Cushman Amberg Communications
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Cushman Amberg Communications

Celebrating its 50th anniversary in 2002, Cushman/Amberg Communications has been around longer than most of its Midwestern competitors, and has a lot in common with some of the region’s other long-established firms.

Holmes Report

Celebrating its 50th anniversary in 2002, Cushman/Amberg Communications has been around longer than most of its Midwestern competitors, and has a lot in common with some of the region’s other long-established firms, albeit on a smaller scale. According to president Tom Amberg, who took over the helm and added his name to the door in the mid 90s, “We are more like a Special Forces unit than an army. We offer clients senior, experienced people to handle their business, and our focus is on helping them build their business, not just accrue publicity.”
 
For example, in 2001 the firm went to work for Freeman Energy Corporation and its subsidiary, Freeman United Coal Mining Company. The company was on the verge of losing a $400 million contract to a public utility and having to shut a mine with the loss of 225 jobs when Cushman/Amberg was called in. The firm focused public pressure to force the utility to back down from its threat to stop taking coal from the mine, orchestrating activity by the company, the mineworker’s union, citizen groups, and the political community. The utility backed down four days later, and the mine was saved.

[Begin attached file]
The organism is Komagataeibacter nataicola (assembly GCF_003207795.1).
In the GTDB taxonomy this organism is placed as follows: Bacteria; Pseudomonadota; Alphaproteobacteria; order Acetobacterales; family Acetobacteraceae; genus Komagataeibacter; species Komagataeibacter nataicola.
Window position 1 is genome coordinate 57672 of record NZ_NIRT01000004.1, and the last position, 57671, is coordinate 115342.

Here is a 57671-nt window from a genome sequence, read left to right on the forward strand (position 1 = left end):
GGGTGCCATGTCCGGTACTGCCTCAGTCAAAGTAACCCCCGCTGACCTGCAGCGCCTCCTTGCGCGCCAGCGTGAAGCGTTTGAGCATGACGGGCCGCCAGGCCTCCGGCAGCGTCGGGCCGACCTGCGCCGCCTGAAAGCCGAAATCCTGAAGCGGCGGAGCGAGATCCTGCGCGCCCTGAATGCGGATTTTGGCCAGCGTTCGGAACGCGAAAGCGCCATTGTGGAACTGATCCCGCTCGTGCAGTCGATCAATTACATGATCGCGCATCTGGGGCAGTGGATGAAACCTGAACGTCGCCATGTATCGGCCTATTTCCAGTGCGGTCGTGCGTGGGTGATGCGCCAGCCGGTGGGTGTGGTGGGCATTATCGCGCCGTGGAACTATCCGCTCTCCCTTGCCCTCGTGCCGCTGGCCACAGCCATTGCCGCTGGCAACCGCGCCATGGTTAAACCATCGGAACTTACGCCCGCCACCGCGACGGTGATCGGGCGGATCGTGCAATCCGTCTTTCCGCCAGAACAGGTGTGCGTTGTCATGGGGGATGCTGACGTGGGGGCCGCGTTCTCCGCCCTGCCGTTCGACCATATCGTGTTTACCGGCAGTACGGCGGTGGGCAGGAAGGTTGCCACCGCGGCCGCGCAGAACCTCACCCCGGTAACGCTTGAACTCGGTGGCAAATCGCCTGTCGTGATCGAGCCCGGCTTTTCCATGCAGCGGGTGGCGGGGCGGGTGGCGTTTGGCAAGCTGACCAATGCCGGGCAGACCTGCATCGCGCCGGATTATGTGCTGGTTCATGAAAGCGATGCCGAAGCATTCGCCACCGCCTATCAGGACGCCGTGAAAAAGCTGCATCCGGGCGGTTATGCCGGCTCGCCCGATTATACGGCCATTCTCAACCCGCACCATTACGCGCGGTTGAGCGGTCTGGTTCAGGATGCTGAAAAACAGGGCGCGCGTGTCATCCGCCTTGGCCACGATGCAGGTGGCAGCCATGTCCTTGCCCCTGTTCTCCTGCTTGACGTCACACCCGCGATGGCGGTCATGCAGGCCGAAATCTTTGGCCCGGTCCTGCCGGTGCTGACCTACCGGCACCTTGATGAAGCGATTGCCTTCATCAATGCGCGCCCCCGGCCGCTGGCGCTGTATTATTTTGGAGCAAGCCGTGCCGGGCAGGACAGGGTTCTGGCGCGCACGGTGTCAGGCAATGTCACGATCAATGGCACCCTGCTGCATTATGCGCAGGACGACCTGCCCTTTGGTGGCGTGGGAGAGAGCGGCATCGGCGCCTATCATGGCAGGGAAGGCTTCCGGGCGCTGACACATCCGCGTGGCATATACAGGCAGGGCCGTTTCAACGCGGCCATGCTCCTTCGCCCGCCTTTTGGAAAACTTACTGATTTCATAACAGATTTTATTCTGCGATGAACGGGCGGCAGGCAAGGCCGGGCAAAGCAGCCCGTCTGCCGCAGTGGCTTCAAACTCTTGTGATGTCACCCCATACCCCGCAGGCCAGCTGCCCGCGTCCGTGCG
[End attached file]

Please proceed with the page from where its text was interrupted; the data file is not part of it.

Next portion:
Amberg says the firm has seen the biggest growth in its public affairs and crisis management practices, and overall growth for the year is likely to be about 10 percent, pushing revenues past the $3 million mark. New business included assignments from Donlar Biosyntrex and InterCall, while the firm continues its work for major clients such US Cellular and DeVry, as well as Freeman Energy.
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